We've Entered the Age of Mass Extinction: Goodbye Fish and a Whole Lot More
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PW: What we're mostly looking at are fisheries, because they have the best scientific sampling. People want to sample fish populations, so we know where they are and how to catch them, and we have a good idea what the stocks are. And it almost looks like everything is OK, except for the fact that all the damn fish we eat are going extinct. And of course they're going extinct, because we're taking them out. That should not be a big surprise. Neither should the other aspect, which is that the human population just keeps rising faster and faster. And habitat destruction has always been the No. 1 cause of plant and small animal extinction.
ST: These issues are being reported as news, but like you say, they're not surprises to those who have been paying attention.
PW: The same goes for our economic problems right now. They're so obvious. People were writing books a decade ago about the decline of American empire and market crashes. But the economy didn't crash immediately, because we were selling our houses at inflated rates, so they were ignored. And yet, here we are. Everything they were saying turned out to be correct. We're never going to see less than 10 percent unemployment in this country ever again. You can't be a country or economy that pushes paper around and doesn't make anything in this environment. And expect everyone to make $60,000 to $70,000 a year? It's not going to happen.
ST: So how do you see climate change unfolding in the next 50 years?
PW: Unless we do something about human population, I doubt we will be able to do anything. The thing is, we're good enough at fixing diseases and feeding ourselves that we're not going to lose 20 to 40 percent of the human population. But if we could drop human population back down to four billion, we'd have a fighting chance. But we can't. I truly believe that we're heading to 10 or 11 billion by the end of this century, at the latest. We're increasing longevity with wonderful medical advances. But people don't realize that by increasing lifespans a decade or more around the world, we're decreasing the death rate as the birth rate keeps rising. So we're in a runaway human population situation and have been since the '80s and '90s. The scary thing is that we've got an intersection of declining freshwater and too many people.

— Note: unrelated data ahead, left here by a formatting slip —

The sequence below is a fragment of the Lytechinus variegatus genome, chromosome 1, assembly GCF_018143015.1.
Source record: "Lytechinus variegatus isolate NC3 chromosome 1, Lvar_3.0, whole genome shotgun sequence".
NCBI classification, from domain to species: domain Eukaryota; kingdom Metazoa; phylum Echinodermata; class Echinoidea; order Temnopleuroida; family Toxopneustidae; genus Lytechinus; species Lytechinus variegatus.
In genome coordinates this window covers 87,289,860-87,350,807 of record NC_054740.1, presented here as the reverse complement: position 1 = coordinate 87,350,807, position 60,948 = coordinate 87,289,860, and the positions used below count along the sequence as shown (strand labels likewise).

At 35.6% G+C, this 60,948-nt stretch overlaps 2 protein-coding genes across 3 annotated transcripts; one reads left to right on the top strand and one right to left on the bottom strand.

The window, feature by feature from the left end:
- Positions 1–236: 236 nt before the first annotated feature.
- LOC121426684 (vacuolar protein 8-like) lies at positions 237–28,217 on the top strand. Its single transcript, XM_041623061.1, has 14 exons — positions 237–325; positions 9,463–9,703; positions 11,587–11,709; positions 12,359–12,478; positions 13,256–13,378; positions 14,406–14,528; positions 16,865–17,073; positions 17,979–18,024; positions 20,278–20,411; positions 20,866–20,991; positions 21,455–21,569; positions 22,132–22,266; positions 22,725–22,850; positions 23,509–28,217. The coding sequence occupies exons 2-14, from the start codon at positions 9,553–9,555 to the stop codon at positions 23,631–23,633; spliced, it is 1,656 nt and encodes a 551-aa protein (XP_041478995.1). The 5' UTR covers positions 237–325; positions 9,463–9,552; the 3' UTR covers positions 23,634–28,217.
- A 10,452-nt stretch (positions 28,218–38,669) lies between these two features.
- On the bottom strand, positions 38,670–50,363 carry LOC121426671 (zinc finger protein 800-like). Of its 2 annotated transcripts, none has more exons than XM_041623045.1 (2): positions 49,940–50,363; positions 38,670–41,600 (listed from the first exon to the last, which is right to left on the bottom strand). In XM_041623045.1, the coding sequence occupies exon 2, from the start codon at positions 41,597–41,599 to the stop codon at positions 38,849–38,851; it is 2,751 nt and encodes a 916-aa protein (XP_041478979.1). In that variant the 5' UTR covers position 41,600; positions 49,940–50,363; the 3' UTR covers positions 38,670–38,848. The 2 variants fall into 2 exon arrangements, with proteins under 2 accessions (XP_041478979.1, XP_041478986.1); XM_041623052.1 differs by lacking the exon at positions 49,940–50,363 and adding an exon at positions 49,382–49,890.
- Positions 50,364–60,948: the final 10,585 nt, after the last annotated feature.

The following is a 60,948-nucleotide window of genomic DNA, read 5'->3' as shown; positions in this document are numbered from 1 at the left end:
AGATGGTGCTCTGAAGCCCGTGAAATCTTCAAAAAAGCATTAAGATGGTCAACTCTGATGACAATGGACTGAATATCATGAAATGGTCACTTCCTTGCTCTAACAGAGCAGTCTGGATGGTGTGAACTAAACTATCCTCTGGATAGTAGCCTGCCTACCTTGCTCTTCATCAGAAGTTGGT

And the freshwater decline is due to global warming, which is raising the snow levels in the mountains. California is a prime example. When it gets to the point that it rains all winter in the Sierra Nevada, what do you have when the hot summer arrives and you need that water for irrigation? When there's nothing to melt anymore by March or April, you've got a desert. So the agriculture of the San Joaquin Valley is in deep trouble from decreased freshwater and soil that is turning salty because of sea-level rise. This is the case all over the planet. The lowest lying lands have the richest soil, and these are the lands that rising sea level is going to salinize.
ST: There have been other mass extinction reports in the news. The clathrate gun hypothesis has received attention lately, although it's been benevolently referred to as a methane burp rather than an apocalyptic release of methane that hammered in the nails of past mass extinctions.
PW: Methane is four times more effective as a greenhouse gas than carbon dioxide. The good news is that, once released, it only lasts about 15 years. The bad news is that it breaks down into CO2! Great. A very lethal poison that turns into a less lethal poison. The thing is that it's a slow, creeping death, and that is what is so horrible about the situation. Talking about methane is boring, so some have been thinking, "Well, maybe we'd have a big methane catastrophe. That's a good hook!"